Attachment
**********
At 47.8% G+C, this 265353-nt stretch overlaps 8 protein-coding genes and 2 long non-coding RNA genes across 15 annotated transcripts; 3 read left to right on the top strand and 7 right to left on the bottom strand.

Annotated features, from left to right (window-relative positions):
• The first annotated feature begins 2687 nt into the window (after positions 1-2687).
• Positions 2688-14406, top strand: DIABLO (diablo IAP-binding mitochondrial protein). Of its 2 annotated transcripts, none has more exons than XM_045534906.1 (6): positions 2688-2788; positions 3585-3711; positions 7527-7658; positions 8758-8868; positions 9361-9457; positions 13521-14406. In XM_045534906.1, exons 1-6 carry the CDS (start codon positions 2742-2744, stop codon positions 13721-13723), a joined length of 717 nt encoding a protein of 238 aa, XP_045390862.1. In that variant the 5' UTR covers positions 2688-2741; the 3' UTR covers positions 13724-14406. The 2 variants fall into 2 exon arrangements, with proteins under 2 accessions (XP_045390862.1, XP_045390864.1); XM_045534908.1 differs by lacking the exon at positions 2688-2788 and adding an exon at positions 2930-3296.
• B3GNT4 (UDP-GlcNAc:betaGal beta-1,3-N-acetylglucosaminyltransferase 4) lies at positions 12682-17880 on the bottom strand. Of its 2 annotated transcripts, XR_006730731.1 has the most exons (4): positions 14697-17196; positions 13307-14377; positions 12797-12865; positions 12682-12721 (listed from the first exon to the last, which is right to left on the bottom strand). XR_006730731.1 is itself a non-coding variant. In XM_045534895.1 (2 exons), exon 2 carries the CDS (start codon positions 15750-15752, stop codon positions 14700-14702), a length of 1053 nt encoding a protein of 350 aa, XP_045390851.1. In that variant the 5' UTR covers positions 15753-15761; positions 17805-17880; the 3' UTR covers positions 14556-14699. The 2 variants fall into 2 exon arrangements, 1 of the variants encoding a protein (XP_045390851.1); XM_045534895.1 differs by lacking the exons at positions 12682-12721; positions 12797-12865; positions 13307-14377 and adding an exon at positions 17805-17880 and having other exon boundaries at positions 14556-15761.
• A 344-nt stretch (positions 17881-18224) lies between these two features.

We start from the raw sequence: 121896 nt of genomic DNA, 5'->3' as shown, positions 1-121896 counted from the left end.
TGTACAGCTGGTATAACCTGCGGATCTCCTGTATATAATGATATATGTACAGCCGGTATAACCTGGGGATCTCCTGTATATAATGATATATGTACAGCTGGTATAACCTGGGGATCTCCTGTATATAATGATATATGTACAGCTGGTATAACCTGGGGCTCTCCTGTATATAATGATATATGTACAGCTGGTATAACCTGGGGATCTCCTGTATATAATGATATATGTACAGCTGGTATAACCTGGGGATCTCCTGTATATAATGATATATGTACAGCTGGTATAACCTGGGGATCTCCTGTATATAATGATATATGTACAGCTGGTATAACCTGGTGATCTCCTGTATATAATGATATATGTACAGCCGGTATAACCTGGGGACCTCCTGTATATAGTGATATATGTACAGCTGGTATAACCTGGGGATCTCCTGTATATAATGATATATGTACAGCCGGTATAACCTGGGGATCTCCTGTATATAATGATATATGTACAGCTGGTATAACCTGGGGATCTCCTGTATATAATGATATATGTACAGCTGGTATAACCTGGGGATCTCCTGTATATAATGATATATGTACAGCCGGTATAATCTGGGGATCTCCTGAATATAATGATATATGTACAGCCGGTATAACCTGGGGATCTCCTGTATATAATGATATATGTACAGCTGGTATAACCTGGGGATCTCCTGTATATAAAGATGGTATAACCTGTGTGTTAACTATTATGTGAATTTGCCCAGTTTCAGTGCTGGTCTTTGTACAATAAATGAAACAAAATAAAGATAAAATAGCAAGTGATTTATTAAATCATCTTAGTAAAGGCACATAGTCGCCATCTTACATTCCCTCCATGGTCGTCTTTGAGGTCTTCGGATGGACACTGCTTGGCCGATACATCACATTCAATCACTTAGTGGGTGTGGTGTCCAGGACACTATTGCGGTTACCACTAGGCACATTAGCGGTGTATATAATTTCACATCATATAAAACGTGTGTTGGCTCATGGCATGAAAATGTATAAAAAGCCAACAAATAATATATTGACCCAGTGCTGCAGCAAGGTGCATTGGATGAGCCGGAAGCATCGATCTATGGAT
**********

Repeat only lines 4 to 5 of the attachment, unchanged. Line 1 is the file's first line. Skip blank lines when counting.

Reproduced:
• Positions 2688-14406, top strand: DIABLO (diablo IAP-binding mitochondrial protein). Of its 2 annotated transcripts, none has more exons than XM_045534906.1 (6): positions 2688-2788; positions 3585-3711; positions 7527-7658; positions 8758-8868; positions 9361-9457; positions 13521-14406. In XM_045534906.1, exons 1-6 carry the CDS (start codon positions 2742-2744, stop codon positions 13721-13723), a joined length of 717 nt encoding a protein of 238 aa, XP_045390862.1. In that variant the 5' UTR covers positions 2688-2741; the 3' UTR covers positions 13724-14406. The 2 variants fall into 2 exon arrangements, with proteins under 2 accessions (XP_045390862.1, XP_045390864.1); XM_045534908.1 differs by lacking the exon at positions 2688-2788 and adding an exon at positions 2930-3296.
• B3GNT4 (UDP-GlcNAc:betaGal beta-1,3-N-acetylglucosaminyltransferase 4) lies at positions 12682-17880 on the bottom strand. Of its 2 annotated transcripts, XR_006730731.1 has the most exons (4): positions 14697-17196; positions 13307-14377; positions 12797-12865; positions 12682-12721 (listed from the first exon to the last, which is right to left on the bottom strand). XR_006730731.1 is itself a non-coding variant. In XM_045534895.1 (2 exons), exon 2 carries the CDS (start codon positions 15750-15752, stop codon positions 14700-14702), a length of 1053 nt encoding a protein of 350 aa, XP_045390851.1. In that variant the 5' UTR covers positions 15753-15761; positions 17805-17880; the 3' UTR covers positions 14556-14699. The 2 variants fall into 2 exon arrangements, 1 of the variants encoding a protein (XP_045390851.1); XM_045534895.1 differs by lacking the exons at positions 12682-12721; positions 12797-12865; positions 13307-14377 and adding an exon at positions 17805-17880 and having other exon boundaries at positions 14556-15761.